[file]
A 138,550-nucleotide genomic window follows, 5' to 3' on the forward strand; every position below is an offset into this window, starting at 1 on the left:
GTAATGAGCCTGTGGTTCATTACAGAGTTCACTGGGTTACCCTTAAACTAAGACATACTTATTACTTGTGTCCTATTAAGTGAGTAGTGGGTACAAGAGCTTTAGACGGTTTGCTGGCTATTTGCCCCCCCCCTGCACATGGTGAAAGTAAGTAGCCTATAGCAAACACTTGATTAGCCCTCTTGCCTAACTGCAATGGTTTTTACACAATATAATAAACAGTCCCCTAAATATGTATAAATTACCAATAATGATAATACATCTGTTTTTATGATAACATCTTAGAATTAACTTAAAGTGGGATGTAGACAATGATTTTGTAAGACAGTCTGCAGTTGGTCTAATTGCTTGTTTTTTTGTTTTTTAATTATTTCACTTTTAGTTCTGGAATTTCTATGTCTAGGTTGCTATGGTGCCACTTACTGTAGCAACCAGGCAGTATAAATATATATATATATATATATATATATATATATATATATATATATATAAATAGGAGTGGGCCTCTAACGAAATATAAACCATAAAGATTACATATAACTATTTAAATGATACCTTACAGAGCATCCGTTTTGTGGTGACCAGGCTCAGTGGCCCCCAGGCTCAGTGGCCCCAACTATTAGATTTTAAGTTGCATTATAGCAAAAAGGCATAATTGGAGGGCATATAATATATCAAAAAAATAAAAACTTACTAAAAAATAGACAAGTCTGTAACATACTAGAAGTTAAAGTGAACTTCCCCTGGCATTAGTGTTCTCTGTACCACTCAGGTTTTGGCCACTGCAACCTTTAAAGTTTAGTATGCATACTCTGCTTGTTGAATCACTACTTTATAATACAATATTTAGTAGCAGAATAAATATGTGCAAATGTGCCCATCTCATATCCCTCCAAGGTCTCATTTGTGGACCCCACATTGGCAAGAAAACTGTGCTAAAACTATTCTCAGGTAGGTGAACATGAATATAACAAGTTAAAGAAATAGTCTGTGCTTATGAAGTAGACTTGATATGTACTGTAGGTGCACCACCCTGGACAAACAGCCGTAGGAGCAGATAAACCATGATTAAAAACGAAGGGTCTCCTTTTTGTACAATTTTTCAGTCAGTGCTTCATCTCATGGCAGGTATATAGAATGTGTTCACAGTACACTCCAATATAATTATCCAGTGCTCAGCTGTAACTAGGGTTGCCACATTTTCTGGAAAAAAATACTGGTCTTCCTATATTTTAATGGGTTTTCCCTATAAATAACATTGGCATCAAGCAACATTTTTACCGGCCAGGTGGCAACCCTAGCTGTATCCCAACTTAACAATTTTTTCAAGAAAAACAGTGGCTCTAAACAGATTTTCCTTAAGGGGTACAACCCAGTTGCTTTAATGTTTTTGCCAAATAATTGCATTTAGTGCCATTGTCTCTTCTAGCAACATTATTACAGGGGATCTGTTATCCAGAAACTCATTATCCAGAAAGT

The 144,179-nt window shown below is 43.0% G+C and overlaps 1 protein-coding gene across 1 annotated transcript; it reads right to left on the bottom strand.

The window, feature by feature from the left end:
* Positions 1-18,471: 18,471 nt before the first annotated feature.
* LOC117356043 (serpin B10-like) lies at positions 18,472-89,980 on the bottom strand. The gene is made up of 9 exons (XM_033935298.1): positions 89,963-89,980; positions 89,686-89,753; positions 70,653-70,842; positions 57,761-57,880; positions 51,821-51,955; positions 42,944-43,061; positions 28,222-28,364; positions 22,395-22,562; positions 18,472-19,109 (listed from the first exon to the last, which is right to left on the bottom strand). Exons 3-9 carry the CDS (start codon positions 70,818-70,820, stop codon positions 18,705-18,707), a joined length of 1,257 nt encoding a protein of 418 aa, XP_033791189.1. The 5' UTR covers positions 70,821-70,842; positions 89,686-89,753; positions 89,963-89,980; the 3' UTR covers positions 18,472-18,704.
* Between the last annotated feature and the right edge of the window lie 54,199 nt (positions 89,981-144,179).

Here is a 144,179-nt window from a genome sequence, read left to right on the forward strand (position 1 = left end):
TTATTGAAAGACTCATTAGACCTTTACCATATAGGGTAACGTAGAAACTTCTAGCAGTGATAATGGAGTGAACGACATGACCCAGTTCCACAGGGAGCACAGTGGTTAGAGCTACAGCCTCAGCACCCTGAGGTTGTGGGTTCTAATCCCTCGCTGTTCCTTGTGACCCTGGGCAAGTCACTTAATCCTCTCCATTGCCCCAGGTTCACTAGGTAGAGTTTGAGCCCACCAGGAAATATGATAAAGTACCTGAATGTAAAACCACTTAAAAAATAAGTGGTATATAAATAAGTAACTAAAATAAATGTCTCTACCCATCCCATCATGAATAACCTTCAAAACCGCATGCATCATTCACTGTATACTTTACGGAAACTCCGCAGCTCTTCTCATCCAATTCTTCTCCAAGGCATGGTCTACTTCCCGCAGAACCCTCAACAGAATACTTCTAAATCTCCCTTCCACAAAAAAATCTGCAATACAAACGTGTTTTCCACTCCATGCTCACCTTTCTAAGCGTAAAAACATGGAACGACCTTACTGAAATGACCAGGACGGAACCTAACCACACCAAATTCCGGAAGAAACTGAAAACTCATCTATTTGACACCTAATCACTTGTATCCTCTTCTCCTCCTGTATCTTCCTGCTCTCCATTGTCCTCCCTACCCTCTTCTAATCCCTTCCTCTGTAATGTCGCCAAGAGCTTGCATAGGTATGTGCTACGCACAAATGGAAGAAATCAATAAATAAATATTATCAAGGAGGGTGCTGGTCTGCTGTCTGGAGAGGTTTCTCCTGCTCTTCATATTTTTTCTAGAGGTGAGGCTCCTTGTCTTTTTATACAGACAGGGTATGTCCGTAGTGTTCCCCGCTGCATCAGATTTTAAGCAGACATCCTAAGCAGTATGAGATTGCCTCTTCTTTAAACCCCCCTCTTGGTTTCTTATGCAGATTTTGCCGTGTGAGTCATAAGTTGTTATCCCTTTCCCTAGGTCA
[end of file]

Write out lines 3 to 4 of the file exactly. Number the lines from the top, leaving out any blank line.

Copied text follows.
The 144,179-nt window shown below is 43.0% G+C and overlaps 1 protein-coding gene across 1 annotated transcript; it reads right to left on the bottom strand.

The window, feature by feature from the left end: